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Intel Underestimates Error Bounds by 1.3 quintillion (2014) (randomascii.wordpress.com)
175 points by sgillen 3 days ago | hide | past | web | favorite | 39 comments

Worth noting this is for the x87 fsin instruction. For x86_64 typically a library function is called (which in turn uses SSE2 math instead of x87) rather than generating inline code.

More "pervasively" than merely typically. The x87 registers still exist in a technical sense, but except for compatibility in legacy binaries those instructions are never used.

They are used by gcc on x86_64 Ubuntu when dealing with long double. I just tried it, with a trivial function that adds arguments and returns the resulting sum.

I think this is true on any x86_64 platform for which sizeof(long double) exceeds 8.

Sure, because "long double" is fundamentally an x86-specific compiler extension[1] designed to exploit the 80 bit FPU precision in the 8087 architecture. Nothing for an SSE (or any other 64 bit IEEE FPU) will be using long double, except for compatibility.

[1] Yeah, I think there's a software emulation layer to give you 128 bits on other platforms or somesuch. Again, not important nor relevant to a discussion abou FSIN.

I’m puzzled by what you mean here: you refer to an x87 instruction, which makes me think it is assembly/binary level and then you’re saying that a library function is called. Where is the magic? Is there an x86 feature where you can instruct the CPU to jump to an address when a specific instruction is encountered? Or are you maybe using “library” for microcode in the CPU itself?

Edit: or are you referring to fsin at the C language level (in which case the x87 is hard to relate)

There is an extension to the original x86 instruction set called x87 which has an instruction called fsin. Unfortunately, it's very slow and somewhat inaccurate. On newer processors it's actually faster to call a function using SSE2 the normal way instead of emitting a single fsin instruction.

To somewhat clarify, x87 is the instruction set of the Intel 8087 and its successors, which were floating point coprocessors designed to work with x86 family processors. The coprocessor was eventually integrated into x86 chips. The design was, in retrospect, rather poor, and so SSE2 was designed with (mostly) replacing x87 in mind (along with narrow SIMD operations), and since then x87 instructions have largely been second-class.

The integration of the x87 FPU (floating point unit) occurred with the 80486 series chips.

Why wasn't the x87 instruction updated to use the implementation of the SSE2 instruction?

In order for that to work well, I have a hunch that they would need to do some very dirty tricks with register renaming, and add a 80-bit ("long double") mode to the SSE hardware, and I suspect that's why they are not as fast as eachother (whether that's as a result of fully separate implementation, or very conservative microcode [possibly involving fencing and swapping registers, emulation of arithmetic quirks of x87]) in practice.

Though, disclaimer: I am not even really an amateur at this level of analysis, so take what I've said with its very own salt lick.

Because then it would no longer comply with the x87 specification.

No. SSE and SSE2 both simply don't have any instruction to calculate sin, also not for the reduced range, like in x87.

They could microcode it, it would just be a fairly large sequence, and might depend on a table.

What I wanted to point is that neither SSE nor SSE2 instruction sets have the "sine" function at all, which was, the way I understood it, implied by the question asked ("Why wasn't the x87 instruction updated to use the implementation of the SSE2 instruction?")

What exists are different libraries that calculate the "sine" better than fsin from x87 instruction set, and for all of these, it is actually not important that they use SSE or SSE2 -- it is completely possible to implement the better sine algorithms with the basic x87 functions too, or with anything that doesn't have SSE and SSE2. The effect of not having the sine function at all in SSE and SSE2 sets is that if you decide to use only these instructions for your x86_64 library, you have to implement everything with the basic instructions that you have, that is, you'd surely have to use some library code, even in the range in which fsin would suffice.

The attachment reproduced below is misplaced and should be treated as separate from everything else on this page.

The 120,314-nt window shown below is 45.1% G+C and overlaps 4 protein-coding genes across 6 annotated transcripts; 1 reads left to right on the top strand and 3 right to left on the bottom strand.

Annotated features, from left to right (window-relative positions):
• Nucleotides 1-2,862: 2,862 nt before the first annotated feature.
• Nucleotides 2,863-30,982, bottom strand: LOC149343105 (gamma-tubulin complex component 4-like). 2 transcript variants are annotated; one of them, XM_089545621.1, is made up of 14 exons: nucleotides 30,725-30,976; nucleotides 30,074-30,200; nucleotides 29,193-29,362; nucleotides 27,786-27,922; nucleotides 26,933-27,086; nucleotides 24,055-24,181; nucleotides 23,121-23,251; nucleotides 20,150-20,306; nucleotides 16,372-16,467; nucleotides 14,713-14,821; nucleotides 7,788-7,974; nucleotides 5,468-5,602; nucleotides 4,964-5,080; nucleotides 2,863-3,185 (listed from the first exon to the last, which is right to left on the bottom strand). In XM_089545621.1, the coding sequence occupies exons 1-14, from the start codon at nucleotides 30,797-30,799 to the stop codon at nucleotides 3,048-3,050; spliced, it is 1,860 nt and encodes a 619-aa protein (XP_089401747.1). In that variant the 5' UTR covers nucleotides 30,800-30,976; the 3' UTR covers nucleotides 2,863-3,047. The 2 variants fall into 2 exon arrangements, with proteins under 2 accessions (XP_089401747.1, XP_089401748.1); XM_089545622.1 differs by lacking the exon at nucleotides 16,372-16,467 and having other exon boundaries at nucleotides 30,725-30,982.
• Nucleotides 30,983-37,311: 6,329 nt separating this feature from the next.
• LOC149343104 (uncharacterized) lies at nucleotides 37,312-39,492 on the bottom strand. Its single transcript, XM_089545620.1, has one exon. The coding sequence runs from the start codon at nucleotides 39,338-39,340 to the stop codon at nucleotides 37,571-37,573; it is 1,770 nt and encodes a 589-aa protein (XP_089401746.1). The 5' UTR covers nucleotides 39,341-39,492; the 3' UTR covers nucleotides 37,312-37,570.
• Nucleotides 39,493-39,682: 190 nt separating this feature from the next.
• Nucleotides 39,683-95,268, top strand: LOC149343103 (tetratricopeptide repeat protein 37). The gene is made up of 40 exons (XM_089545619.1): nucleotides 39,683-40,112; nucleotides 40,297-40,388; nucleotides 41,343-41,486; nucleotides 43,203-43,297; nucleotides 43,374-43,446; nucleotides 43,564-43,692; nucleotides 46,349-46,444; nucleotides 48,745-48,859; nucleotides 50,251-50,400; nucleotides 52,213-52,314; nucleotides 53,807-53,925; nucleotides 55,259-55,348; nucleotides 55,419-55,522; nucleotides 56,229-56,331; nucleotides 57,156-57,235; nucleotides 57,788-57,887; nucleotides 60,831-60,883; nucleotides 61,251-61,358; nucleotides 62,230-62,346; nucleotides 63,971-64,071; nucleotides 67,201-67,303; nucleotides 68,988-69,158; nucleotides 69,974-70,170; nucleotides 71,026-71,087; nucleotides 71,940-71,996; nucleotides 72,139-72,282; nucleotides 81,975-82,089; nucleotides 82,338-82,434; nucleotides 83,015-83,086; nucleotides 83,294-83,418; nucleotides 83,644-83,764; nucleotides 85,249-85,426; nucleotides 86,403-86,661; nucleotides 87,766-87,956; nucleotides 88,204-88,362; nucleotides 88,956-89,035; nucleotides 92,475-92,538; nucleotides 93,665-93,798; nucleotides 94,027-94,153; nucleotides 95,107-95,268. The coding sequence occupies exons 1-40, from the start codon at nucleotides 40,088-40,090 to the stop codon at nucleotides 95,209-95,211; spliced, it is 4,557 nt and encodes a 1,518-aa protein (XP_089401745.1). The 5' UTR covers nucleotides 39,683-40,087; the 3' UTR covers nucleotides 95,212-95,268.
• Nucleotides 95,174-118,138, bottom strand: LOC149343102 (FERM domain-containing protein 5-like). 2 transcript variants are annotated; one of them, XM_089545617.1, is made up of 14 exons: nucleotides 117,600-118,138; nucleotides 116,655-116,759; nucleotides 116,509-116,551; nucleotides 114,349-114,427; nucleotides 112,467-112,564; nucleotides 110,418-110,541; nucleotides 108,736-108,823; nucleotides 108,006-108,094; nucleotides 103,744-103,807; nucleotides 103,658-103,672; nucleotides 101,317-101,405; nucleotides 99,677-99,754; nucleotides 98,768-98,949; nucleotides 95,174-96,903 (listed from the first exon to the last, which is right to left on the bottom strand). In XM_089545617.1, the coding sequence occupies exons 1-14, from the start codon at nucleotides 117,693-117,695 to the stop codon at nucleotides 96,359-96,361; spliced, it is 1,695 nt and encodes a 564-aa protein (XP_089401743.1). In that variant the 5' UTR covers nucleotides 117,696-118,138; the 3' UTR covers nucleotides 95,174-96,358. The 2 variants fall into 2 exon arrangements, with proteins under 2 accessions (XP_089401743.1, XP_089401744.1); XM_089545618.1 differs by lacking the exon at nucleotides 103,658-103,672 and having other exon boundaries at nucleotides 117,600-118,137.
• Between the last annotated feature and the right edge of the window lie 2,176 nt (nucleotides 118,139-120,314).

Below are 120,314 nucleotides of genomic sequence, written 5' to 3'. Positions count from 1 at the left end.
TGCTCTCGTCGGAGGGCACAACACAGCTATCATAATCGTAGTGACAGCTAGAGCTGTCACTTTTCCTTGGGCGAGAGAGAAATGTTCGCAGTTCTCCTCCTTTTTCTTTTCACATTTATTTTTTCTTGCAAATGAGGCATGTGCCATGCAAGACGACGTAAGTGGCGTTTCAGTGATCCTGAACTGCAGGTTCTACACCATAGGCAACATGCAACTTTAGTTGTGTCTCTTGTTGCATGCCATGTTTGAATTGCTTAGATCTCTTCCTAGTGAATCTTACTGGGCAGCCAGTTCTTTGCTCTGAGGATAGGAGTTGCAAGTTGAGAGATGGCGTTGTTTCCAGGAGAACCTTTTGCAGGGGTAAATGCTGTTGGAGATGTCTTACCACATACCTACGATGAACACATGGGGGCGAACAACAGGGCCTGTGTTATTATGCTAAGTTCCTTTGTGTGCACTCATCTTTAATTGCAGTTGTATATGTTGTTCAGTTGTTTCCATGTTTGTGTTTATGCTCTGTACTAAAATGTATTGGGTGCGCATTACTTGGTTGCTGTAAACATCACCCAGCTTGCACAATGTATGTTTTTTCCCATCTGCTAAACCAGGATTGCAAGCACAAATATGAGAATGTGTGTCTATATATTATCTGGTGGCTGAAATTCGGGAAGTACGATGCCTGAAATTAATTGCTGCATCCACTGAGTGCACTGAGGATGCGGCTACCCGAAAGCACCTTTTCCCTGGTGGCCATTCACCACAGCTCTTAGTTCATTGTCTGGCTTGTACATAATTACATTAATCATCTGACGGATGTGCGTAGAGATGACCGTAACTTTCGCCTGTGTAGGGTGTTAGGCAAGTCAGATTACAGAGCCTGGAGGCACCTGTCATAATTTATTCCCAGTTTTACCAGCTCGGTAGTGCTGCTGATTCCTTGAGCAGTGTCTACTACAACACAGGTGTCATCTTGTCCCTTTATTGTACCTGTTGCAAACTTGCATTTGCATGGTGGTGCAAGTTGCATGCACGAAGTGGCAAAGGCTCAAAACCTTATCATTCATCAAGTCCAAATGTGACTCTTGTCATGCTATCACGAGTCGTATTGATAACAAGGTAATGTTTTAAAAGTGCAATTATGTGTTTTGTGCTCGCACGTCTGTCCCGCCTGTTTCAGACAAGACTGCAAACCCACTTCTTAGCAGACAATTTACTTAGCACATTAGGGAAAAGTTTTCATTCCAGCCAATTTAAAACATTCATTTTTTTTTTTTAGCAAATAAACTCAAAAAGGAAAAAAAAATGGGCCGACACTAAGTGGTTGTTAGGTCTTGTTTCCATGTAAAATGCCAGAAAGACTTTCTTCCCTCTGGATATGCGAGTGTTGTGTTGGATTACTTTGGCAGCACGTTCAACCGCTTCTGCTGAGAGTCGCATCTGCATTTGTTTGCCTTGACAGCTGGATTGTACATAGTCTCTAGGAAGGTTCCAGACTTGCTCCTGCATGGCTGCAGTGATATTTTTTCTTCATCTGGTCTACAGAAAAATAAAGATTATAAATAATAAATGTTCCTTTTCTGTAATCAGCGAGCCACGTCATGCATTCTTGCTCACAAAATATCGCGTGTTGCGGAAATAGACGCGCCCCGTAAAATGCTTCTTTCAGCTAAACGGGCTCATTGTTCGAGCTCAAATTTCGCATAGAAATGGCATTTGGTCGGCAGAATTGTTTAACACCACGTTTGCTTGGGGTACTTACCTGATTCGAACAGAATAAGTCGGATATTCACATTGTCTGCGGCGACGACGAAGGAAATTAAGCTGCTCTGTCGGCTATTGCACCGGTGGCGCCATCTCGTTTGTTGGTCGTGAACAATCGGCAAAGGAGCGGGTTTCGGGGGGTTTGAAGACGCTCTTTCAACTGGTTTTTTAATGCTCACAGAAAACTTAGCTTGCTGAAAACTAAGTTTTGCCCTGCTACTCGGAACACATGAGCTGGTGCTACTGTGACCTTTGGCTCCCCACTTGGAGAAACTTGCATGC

However, if the question was actually "why wasn't the implementation of the x87 fsin instruction updated to be simply better" (which certainly could be implemented in the microcode) the answer is that apparently AMD tried exactly that with their K5 (1996) and then for the later processors had to revert to the "worse" to keep the compatibility with the existing programs, it is written in the original article or in the comments of it.

The x87 instructions are both single and double precision, 32 and 64 bits respectively. The design motivation was around engineering/scientific calculations. SSE instructions are mostly single precision floating point motivated by audio and graphics for multi-media.

> The x87 instructions are both single and double precision, 32 and 64 bits respectively.

x87 supports 80-bits calculations, others are the result of setting the configuration register to shorter widths.

That's one of its advantages over both SSE and SSE2. There are still some use cases where it's reasonable to use x87.

SSE has single precision (32-bits) instructions only.

SSE2 has double precision (64-bits) instructions.

Sorry for not being clear. I was giving an historic rationale for why x87 didn't change to use SSE. The x87 instruction set has a much longer history than SSE and came out of Intel. SSE started at AMD and the multimedia focus was a competitive advantage at introduction while x87 was becoming IEEE 754.

> I was giving an historic rationale for why x87 didn't change to use SSE.

When stated as "why x87 didn't change to use SSE" the question is like asking "why a dog didn't change to use a cat" as both x87 and SSE are the instruction sets, from the start differently defined, and given that, one can't "use" another.

The original question, however, referred to fsin instruction of x87 instruction set, but also reflected somewhat of confusion, as neither SSE nor SSE2 had ever an instruction to calculate sine.